This quick guide will show you how to increase or decrease the VRAM allocation on a Steam Deck.
Steam Deck operates with a unified memory system, meaning the CPU and GPU use the same 16GB of RAM.
A portion of this RAM is allocated at bootup to the Steam Deck’s GPU and becomes its VRAM. By default, the Steam Deck reserves 1GB of this memory as its frame buffer. It is also to burst out of this, but the rest of the RAM is prioritized for the CPU.
By increasing the amount of VRAM allocated on the Steam Deck, you can significantly improve the performance and smoothness of some games. This is because the operating system doesn’t have to scramble to increase the VRAM when it’s under pressure.
However, be warned that increasing the VRAM can actually cause issues with some games. For example, Red Dead Redemption 2 runs significantly worse when you have changed the VRAM from the default 1GB allocation.
It doesn’t hurt to give this a try if you are having performance issues with a game, as it is relatively simple to undo. You simply need to reverse the steps in this guide.
Within the Steam Deck’s BIOS, you will find that the VRAM allocation is called UMA Frame Buffer Size. The UMA Frame Buffer Size and VRAM are the same thing on the Steam Deck. UMA stands for Uniform Memory Access and is the system for sharing the memory between the CPU and GPU,
If you want some additional performance tweaks for your Steam Deck, check out CryoUtilities.
Increasing the VRAM on the Steam Deck
Over the following sections, we will walk you through increasing the VRAM on your Steam Deck.
Be warned that by increasing the UMA Frame Buffer Size, you are effectively reducing the RAM available for the CPU. If you play games that are more memory intensive, this could lead to a performance decrease.
For example, if you increase the VRAM size to 4GB from the 1GB, you are only leaving 12GB of RAM for the rest of the system.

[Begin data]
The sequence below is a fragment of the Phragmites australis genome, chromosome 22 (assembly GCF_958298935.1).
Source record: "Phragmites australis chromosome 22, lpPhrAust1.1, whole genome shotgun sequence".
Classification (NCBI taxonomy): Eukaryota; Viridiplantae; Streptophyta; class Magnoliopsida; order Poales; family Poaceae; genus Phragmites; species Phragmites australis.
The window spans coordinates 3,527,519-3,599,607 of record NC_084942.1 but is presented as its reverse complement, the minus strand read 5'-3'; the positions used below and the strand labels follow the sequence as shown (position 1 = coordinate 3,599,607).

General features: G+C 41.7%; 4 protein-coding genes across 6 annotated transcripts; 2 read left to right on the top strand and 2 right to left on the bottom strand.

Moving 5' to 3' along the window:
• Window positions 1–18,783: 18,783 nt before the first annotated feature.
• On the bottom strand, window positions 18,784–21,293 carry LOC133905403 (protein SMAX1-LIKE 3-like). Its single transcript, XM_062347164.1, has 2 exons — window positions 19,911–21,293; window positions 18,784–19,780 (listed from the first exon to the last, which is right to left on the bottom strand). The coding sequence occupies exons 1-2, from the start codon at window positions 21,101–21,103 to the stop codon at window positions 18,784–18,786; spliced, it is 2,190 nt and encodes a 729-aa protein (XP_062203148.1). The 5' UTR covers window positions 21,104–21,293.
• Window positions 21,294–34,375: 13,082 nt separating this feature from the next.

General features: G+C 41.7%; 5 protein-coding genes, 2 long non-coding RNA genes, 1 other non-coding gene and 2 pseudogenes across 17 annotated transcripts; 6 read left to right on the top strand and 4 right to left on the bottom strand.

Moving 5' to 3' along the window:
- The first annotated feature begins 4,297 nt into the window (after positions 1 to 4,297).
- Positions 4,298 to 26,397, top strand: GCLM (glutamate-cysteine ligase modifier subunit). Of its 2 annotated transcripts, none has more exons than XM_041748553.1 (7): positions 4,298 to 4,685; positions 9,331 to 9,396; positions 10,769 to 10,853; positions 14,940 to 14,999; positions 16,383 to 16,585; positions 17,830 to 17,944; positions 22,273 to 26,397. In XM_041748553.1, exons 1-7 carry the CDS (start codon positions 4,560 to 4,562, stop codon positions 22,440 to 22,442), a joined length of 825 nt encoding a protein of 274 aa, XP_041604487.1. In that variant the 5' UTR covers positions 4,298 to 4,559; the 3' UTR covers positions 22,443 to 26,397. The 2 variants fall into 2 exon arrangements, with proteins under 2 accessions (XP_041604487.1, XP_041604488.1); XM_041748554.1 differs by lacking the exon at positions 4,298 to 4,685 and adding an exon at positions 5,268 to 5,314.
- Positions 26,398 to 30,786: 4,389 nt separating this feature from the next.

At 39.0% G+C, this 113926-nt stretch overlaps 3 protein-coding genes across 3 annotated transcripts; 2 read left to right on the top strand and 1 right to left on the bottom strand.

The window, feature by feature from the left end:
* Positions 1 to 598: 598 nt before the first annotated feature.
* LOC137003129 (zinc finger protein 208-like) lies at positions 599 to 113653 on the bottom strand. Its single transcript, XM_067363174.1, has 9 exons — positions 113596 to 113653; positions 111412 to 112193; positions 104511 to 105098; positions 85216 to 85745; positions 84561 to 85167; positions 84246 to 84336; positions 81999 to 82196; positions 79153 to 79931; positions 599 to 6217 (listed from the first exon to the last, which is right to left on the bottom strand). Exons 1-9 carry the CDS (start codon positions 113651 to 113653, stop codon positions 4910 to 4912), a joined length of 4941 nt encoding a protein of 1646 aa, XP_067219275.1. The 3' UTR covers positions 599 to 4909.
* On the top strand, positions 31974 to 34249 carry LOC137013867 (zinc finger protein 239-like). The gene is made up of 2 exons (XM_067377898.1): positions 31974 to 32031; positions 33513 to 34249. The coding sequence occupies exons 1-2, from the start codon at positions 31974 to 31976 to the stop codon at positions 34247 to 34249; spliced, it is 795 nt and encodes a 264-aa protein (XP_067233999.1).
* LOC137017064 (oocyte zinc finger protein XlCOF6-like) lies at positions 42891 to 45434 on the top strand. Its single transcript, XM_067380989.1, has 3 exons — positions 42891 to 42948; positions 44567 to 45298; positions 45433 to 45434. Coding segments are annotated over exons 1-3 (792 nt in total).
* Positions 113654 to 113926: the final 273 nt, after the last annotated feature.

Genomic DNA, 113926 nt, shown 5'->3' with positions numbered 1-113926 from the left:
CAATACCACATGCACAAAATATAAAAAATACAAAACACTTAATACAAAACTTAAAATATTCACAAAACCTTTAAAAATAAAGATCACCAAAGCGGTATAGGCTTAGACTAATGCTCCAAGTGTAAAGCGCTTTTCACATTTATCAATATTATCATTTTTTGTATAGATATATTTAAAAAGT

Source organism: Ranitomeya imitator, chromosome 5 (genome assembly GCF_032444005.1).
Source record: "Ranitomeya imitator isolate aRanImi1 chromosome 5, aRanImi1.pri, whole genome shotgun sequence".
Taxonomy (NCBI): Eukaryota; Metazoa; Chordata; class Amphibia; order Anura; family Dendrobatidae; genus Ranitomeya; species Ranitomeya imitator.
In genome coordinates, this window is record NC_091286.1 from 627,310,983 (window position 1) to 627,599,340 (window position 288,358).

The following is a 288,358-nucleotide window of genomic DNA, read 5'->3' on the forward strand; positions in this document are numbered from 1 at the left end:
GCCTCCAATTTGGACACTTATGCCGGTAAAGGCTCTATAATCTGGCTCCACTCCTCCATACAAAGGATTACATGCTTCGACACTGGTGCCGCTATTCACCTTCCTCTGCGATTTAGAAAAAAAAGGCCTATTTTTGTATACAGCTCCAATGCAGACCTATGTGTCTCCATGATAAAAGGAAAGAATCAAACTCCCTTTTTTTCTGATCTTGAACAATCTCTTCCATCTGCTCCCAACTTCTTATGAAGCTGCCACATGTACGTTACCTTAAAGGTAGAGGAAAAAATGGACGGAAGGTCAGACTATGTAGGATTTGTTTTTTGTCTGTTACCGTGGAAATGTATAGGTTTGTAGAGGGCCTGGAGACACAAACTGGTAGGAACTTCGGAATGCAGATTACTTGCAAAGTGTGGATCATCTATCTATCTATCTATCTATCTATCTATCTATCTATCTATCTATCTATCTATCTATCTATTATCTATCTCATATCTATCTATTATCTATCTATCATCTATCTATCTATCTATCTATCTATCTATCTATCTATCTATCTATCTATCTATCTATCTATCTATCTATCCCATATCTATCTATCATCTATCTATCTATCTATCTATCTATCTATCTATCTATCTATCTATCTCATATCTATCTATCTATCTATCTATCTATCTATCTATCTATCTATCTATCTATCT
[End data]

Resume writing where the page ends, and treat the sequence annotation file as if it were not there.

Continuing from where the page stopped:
Entering the BIOS
1. Before you go any further, you must power your Steam Deck into its BIOS and enter the setup utilities.
If you don’t know how to do this, we highly recommend our guide that shows you exactly how to access the BIOS on the Steam Deck.
We won’t cover it within this guide as the other one covers it in much better detail.
2. Once you have got your Steam Deck into BIOS mode and have opened the “
Setup Utility” screen, continue to the next section.
Increase the VRAM Allocation using the Steam Deck BIOS
3. With the BIOS Utility now open, let us move on to increasing the VRAM on your Steam Deck.
To start this process, change to the “
Advanced” tab in the sidebar. You can use the D-PAD to navigate these menus or the right trackpad to move the mouse.
4. With the advanced menu open, navigate down until you find the option labeled “
UMA Frame Buffer Size“.
Once you have this option highlighted, and press A to select it start configuring your VRAM size.
5. You will now have five options for setting the VRAM on your Steam Deck. Most users recommend setting VRAM Allocation on your Steam Deck to “
4G“. However, you can try smaller amounts, but it is recommended not to go lower than the default 1GB allocation.
To do this, use the D-PAD to select “
4G” and then press the A button on your Steam Deck.
6. Next to the “
UMA Frame Buffer Size” option, you should now see your updated VRAM value. Our UMA Frame Buffer Size is now set to 2GB in our example.
Before this change takes effect, you must exit the BIOS and save the changes.
7. To exit the BIOS, select the “
Exit” option in the sidebar.
8. Now that you are on the exit menu, you must select the top option labeled “
Exit Saving Changes“.
9. You will be asked to confirm whether you want to save and quit with your VRAM increase.
Select the “
Yes” option to save and exit.
At this point in the tutorial, you should have learned how to increase the VRAM allocation on your Steam Deck.
This allocation dedicates more of your Deck’s unified memory to the GPU, which can help improve performance. If you experience any issues with the VRAM increase, it is straightforward to return to the BIOS to set it back to 1 GB.
Please feel free to leave a comment below if you have any questions about increasing or decreasing the VRAM.
Be sure to check out our many other Steam Deck tutorials if you want to see what else you can do on your system.